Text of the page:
How to Visit Alice the T-Rex in Penticton

Move over Ogopogo! Did you know that Penticton is home to a 7700kg (1700lb), 7 metre (22 feet) tall T-Rex dinosaur? Her name is Alice and she sits on a property just above the Kettle Valley Rail Trail, looking out to Okanagan Lake.

Made of stainless steel, Alice is an impressive sculpture to visit. And, fortunately, it is completely free to do so! In this post, I’ll explain exactly how to visit Penticton’s metal Tyrannosaurus Rex.

Last updated May 2024

Introducing Alice the T-Rex

Alice is Canada’s largest metal T-Rex, custom-built by sculptor Kevin Stone for internet investor Frank Schilling.

Modelled on the largest complete version of a T-Rex found, the design and construction process was around two years long. Every piece of Alice was carefully made by hand.

Once finished and mirror-polished, Alice was moved to Penticton on two large flatbed trucks in three separate sections – head, torso and tail.

Frank Schilling grew up in the Okanagan Valley and always loved dinosaurs. He initially tried to find a public place to display Alice, but when that didn’t work out, he decided to install the dinosaur on the edge of his 13-acre property above Okanagan Lake.

Looking up at metal Alice the T-Rex sculpture over metal fence from the KVR Trail in Penticton
Alice the T-Rex from the KVR Trail

The assembly process on Lower Bench Road took approximately six hours, with two cranes required and twelve 40cm (16 inch) anchors.

Alice was installed at the edge of Schilling’s vacation property, purposely within easy sight of the KVR Trail. Although there is no public access to the actual dinosaur sculpture, Alice is well-positioned for passing cyclists and walkers to spot from a distance.

Quick Alice facts:

  • Weight estimates vary a little, but Alice’s owner states that she is around 1700lb (7700kg)
  • 22 feet tall (7m), 51 feet long (15.5m) and 15 feet across at the hips (4.5m)
  • Work began in July 2021, installed on 19th September 2023
  • The project cost approximately $400,000 in labour and materials

How to visit Alice the T-Rex in Penticton

Ready to check out Alice? Keep reading to discover the best ways to visit Alice yourself.

Looking down dirt Kettle Valley Rail Trail with metal dinosaur looming above path
Alice the T-Rex from further up the Kettle Valley Rail Trail

Walk the Kettle Valley Rail Trail

Alice the T-Rex is most easily viewed from the Kettle Valley Rail Trail that sits directly below the private property where she is located.

For those unaware, the Kettle Valley Rail Trail (KVR) is a multi-use path along a former rail route. The trail is therefore very wide and flat. Bikes are allowed and it is also stroller-friendly.

The quickest way to access Alice is to park on Vancouver Place, a residential street not far from Penticton’s downtown. The KVR Trail starts from the northern end of Vancouver Place and leads along the high bluffs above Okanagan Lake. Use the below Google Map to help find the KVR trailhead.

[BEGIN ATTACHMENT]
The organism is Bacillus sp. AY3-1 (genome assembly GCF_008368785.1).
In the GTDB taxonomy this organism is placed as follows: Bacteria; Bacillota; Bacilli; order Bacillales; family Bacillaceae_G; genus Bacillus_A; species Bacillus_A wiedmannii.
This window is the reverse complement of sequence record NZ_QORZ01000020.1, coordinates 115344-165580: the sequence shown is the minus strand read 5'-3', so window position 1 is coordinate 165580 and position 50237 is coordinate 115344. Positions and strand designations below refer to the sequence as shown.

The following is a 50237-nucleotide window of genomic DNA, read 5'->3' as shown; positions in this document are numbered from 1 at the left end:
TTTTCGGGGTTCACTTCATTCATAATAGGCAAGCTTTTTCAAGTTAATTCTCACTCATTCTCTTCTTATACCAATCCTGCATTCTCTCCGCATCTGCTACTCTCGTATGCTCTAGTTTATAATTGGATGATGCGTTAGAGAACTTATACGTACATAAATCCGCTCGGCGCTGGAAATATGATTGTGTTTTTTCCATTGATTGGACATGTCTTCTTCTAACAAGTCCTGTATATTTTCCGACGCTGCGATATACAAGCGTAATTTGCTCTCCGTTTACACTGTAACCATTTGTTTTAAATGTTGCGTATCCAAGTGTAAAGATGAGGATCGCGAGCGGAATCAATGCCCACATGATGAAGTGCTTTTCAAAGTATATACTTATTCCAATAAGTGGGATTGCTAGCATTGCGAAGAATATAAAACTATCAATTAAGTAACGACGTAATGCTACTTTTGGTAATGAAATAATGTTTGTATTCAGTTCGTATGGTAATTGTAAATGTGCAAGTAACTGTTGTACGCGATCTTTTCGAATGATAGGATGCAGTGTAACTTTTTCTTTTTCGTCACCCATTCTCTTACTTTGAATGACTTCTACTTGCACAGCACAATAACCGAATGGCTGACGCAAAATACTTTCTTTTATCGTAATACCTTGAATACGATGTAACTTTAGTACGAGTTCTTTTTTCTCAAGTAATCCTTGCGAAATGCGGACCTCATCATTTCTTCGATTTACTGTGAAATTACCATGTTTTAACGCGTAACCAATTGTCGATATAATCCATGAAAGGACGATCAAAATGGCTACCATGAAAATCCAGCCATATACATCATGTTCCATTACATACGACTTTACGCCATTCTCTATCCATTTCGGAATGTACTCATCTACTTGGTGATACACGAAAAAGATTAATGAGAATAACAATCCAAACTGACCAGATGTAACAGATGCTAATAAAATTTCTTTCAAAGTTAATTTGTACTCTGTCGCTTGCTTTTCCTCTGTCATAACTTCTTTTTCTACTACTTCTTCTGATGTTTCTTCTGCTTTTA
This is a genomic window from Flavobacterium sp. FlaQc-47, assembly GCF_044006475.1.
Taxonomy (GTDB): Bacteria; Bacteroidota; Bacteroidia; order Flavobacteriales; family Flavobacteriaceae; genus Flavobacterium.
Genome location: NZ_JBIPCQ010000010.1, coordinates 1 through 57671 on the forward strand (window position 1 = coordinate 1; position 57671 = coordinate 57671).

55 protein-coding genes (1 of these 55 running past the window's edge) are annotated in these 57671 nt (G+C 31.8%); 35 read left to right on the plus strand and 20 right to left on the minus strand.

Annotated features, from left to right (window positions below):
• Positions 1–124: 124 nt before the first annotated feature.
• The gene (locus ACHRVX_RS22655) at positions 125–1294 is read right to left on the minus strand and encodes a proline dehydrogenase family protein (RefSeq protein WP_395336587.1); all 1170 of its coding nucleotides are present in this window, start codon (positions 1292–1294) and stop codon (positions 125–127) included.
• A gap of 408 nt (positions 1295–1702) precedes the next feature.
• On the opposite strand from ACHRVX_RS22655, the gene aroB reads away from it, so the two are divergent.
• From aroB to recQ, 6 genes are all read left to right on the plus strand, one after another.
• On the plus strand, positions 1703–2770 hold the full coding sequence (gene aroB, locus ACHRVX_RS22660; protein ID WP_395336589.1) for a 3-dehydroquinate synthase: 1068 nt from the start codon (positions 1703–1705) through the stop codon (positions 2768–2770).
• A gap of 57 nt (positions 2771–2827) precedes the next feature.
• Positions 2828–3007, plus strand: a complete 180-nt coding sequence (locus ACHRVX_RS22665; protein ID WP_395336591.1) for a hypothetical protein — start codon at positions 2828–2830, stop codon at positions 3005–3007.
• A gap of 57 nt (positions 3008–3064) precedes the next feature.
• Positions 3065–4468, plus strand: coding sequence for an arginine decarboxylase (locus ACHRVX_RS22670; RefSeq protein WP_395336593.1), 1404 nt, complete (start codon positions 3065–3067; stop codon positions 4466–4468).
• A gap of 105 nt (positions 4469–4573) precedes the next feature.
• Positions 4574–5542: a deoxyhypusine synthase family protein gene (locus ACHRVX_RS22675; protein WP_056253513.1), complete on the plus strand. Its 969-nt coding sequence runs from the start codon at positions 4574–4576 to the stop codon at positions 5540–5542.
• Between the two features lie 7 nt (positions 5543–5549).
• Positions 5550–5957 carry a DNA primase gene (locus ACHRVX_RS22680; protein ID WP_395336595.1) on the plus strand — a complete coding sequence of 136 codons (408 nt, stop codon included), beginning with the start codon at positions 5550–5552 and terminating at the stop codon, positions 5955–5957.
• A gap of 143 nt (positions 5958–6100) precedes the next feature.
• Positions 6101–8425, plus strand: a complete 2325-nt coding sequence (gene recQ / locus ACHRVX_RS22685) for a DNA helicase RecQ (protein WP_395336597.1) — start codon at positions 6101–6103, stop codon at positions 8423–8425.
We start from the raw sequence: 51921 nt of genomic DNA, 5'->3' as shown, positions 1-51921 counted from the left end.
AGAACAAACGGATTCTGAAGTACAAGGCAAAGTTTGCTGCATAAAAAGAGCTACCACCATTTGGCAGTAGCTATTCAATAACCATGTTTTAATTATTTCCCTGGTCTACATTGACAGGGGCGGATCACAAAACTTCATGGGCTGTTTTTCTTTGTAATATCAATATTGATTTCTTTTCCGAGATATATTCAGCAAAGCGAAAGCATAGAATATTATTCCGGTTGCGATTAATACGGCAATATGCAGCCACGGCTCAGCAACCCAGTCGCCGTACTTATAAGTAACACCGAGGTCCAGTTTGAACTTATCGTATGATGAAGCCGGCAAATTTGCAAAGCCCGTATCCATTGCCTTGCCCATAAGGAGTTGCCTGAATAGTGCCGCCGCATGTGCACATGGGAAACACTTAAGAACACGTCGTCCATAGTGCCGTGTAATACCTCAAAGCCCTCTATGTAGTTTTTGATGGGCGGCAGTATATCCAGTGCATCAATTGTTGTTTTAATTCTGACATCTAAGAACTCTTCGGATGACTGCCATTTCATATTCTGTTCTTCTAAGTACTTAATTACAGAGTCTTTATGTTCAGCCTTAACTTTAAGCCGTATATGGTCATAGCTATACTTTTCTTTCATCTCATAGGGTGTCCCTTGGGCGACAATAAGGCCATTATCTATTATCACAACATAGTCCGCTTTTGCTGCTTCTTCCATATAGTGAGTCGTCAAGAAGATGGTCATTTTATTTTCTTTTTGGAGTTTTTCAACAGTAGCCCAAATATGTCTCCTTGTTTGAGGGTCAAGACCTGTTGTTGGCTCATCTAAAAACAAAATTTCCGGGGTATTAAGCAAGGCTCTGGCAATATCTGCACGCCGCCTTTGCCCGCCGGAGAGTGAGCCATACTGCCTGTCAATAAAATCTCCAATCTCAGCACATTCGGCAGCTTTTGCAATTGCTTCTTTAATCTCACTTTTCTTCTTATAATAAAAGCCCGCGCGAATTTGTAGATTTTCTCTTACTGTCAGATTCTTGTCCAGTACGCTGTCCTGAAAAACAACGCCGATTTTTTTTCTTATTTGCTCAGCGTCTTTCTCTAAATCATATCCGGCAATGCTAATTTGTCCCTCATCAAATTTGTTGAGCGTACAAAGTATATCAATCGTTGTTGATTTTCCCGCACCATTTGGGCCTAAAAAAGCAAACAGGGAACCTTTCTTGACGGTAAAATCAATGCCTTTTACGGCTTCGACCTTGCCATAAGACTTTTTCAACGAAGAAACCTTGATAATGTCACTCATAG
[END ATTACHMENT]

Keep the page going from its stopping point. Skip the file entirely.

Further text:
Alice is 600m, or around 10 minutes walk, from Vancouver Place. The T-Rex dinosaur is located on higher ground, above the right-hand side of the path.

Look for a brown metal fence on the right, which leads to a gate with a wide dirt path behind it. Turn around and Alice is behind you! For the best full-body views of Alice the T-Rex, continue along the KVR for another minute or so and turn around again.

Looking ahead to gravel KVR Trail with sun setting to left, behind Okanagan Lake
KVR Trail shortly before sunset

It is also possible to access the KVR Trail from multiple other points in Penticton, such as Carder Place (1.7km) and Poplar Grove Road (3.3km). Vancouver Place is, by far, the easiest and quickest way.

If you have the time, I’d recommend continuing along the KVR Trail past Alice. The sweeping views of Okanagan Lake are simply gorgeous. The trail continues through vineyards (a short hilly section) and to McCulloch Trestle, a beautiful wooden bridge. This is a good turnaround point for a 5km long walk or cycle.

Quick tips

  • Although the KVR is a family-friendly trail, I would still be careful to keep young children close. The path follows the top of some very steep cliffs
  • With young children, expect the walk to Alice to take longer (20 minutes or more)
  • Please remember to Leave No Trace of your visit. That means staying on the trail and using available trash bins
  • Leashed dogs are welcome on the KVR Trail. Please pick up after them and use the trash bins to dispose of waste
  • Be mindful of local residents when parking on Vancouver Place. If you are able, consider parking closer to downtown Penticton and walking up Vancouver Avenue instead. There is a free parking lot in Marina Way Park, by the Art Gallery
  • Alice the T-Rex can also be spotted from the top of nearby Munson Mountain
Munson Mountain view over Penticton tith Alice the T-Rex circled
Alice the T-Rex as seen from Munson Mountain

Stay in the adjacent vacation rental

If you’d like to see Alice the T-Rex from an up close and personal angle, consider a stay at the Eden Park Lakehouse.

This luxury vacation property is located on the same 13-acre piece of land as Alice and features three individual cottage rentals as well. There is a helipad for quick access from Vancouver. Prices start at $1,600 a night.

For more information, head to the property’s website or Airbnb listing.

Other fun Penticton activities you may enjoy:

The Best Things to Do in Penticton With Kids: 30+ Great Ideas

Three Days in Penticton: Ultimate Weekend Itinerary

10 Easy Penticton Hiking Trails: Essential Details + Map

Best Free Things to Do in Penticton: 17+ Recommendations From a Local

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